2017 witnessed highest global immunisation, reports WHO

While immunisation provides a point of contact for health care at the beginning of life and offers every child the chance of a healthy life from the start, statistics suggests that in countries affected by conflicts, it is still a far dream to achieve

2017 witnessed highest global immunisation, reports WHO
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Immunisation is a building block of strong primary healthcare and universal health coverage. The report published by the WHO published on Monday, 16 July states that, last year registered highest immunisation in the world than in any other year.

When more children are being immunised worldwide than ever before; an estimated 19.9 million children under the age of one did not receive diphtheria-tetanus-pertussis (DTP3) vaccine.

Around 60% of these children live in 10 countries – Afghanistan, Angola, the Democratic Republic of the Congo, Ethiopia, India, Indonesia, Iraq, Nigeria, Pakistan and South Africa.

Of the 19.9 million infants who are not fully vaccinated with DTP3, almost 8 million (40%) live in fragile or humanitarian settings, including countries affected by conflict. And about 5.6 million of them live in just three countries – Afghanistan, Nigeria and Pakistan – where access to routine immunisation services is critical to achieving and sustaining polio eradication.

The report also points out that coverage levels remain well short of the WHO recommended measles immunisation coverage of at least 95% to prevent outbreaks, avert preventable deaths and achieve regional elimination goals. Even in India, we are unable to achieve 100% immunisation target for measles.

Dr Jayant Navrange, senior Paediatrician from Pune, said, “India also accounts for a significant number of deaths from measles and according to the WHO in 2016 around 49,200 deaths were reported because of the same. It is coincidence that on Monday itself, the immunisation programme was launched in different states in India.”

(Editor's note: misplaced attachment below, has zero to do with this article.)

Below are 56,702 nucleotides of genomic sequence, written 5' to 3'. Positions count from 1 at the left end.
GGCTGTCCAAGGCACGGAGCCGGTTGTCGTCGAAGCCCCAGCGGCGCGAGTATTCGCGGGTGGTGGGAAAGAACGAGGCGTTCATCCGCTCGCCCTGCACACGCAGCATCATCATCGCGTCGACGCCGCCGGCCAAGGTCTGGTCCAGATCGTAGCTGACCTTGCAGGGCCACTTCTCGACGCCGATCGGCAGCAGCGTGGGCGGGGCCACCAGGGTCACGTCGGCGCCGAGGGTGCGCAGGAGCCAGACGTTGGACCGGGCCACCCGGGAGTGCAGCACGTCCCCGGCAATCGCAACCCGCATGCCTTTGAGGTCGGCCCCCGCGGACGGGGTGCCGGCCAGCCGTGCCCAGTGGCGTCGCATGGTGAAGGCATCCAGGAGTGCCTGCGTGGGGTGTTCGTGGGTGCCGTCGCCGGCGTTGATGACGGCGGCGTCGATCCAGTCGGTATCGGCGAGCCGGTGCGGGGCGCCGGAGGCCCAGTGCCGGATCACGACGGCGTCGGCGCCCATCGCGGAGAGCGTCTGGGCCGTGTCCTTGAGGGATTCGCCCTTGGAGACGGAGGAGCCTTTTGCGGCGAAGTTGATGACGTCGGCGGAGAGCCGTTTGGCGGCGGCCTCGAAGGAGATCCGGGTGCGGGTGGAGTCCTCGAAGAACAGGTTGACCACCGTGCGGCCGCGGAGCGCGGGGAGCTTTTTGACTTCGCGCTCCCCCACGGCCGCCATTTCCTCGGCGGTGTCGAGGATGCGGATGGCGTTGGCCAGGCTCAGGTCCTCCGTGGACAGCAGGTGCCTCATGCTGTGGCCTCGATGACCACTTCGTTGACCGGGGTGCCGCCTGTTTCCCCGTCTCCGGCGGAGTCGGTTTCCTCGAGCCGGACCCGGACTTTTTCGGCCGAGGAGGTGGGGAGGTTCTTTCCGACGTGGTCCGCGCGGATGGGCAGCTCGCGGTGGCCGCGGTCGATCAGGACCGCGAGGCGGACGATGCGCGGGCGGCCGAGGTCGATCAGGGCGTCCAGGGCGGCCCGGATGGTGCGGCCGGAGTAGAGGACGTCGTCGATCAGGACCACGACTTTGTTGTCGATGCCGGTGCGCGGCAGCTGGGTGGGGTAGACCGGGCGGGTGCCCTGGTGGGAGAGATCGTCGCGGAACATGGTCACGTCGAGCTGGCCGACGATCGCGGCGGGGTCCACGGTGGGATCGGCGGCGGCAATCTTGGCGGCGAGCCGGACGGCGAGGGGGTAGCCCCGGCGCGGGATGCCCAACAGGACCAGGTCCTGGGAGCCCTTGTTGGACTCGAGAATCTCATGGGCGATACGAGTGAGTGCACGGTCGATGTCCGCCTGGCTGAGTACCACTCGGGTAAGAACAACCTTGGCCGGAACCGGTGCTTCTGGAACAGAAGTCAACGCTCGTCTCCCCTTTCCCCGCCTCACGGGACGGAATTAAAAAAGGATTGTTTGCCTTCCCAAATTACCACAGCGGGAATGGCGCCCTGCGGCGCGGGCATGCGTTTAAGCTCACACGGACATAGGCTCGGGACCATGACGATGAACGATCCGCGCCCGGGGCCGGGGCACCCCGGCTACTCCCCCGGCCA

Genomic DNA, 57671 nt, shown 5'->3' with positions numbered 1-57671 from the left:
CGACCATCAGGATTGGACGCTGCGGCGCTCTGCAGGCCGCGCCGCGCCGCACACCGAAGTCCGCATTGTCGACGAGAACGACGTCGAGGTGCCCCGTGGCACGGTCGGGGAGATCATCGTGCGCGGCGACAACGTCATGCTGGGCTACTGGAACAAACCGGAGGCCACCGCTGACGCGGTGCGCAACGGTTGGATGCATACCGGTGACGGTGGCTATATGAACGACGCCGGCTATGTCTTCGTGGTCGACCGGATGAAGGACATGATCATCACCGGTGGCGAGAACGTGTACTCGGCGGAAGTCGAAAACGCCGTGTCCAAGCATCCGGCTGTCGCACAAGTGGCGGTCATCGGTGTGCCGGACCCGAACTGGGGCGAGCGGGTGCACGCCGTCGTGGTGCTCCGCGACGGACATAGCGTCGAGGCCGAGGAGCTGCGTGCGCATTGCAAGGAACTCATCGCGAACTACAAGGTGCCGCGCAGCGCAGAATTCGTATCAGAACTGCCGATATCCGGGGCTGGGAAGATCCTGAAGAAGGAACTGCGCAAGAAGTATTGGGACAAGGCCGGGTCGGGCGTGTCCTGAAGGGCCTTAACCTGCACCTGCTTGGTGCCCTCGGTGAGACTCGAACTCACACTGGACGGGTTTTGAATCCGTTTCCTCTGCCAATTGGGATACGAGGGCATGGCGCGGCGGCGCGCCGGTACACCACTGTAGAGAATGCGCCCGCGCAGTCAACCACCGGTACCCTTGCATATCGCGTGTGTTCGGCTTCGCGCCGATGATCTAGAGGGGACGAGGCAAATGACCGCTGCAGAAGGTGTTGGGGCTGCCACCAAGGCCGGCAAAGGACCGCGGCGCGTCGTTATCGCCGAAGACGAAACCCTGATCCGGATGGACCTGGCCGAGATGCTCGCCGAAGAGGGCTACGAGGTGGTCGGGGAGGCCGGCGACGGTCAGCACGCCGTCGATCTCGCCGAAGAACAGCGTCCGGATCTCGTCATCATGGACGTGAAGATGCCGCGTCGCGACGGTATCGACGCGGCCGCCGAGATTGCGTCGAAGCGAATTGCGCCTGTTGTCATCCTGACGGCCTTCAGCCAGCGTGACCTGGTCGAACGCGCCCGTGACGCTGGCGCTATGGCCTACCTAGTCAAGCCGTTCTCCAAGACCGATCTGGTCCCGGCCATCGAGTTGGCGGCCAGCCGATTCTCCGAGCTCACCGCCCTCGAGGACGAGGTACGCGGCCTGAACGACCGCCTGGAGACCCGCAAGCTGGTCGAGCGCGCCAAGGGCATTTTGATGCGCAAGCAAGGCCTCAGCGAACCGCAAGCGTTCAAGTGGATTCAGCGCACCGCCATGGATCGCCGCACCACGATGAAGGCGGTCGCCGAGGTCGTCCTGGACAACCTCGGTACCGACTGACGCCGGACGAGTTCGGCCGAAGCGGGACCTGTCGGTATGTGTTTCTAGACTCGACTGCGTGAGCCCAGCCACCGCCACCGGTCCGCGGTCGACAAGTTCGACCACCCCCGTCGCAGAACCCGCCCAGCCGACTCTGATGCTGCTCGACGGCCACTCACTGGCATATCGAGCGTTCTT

It further mentions that newly available vaccines are being added as part of the life-saving vaccination package – such as those to protect against meningitis, malaria and even Ebola. Human papillomavirus (HPV) is the most common viral infection of the reproductive tract, and can cause cervical cancer, other types of cancer, and genital warts in both men and women. In 2017, the HPV vaccine was introduced in 80 countries.

On the other hand, vaccines to prevent against major killers of children such as rotavirus, a disease that causes severe childhood diarrhoea and pneumonia have been around for over a decade. But the use of rotavirus and pneumococcal conjugate vaccines (PCV) is lagging behind. In 2017, global coverage was only 28% for rotavirus and 44% for PCV.

Dr Lalit Rawal, Paediatrician at Ruby Hall Clinic in Pune, said, “Rotavirus vaccine was recently launched in India, but we have not achieved 100% immunisation target. Diarrhoea and pneumonia are common in rural areas. We need to strongly advocate its immunisation.”

Monitoring data at subnational levels is critical to helping countries prioritise and tailor vaccination strategies and operational plans to address immunisation gaps and reach every person with life-saving vaccines.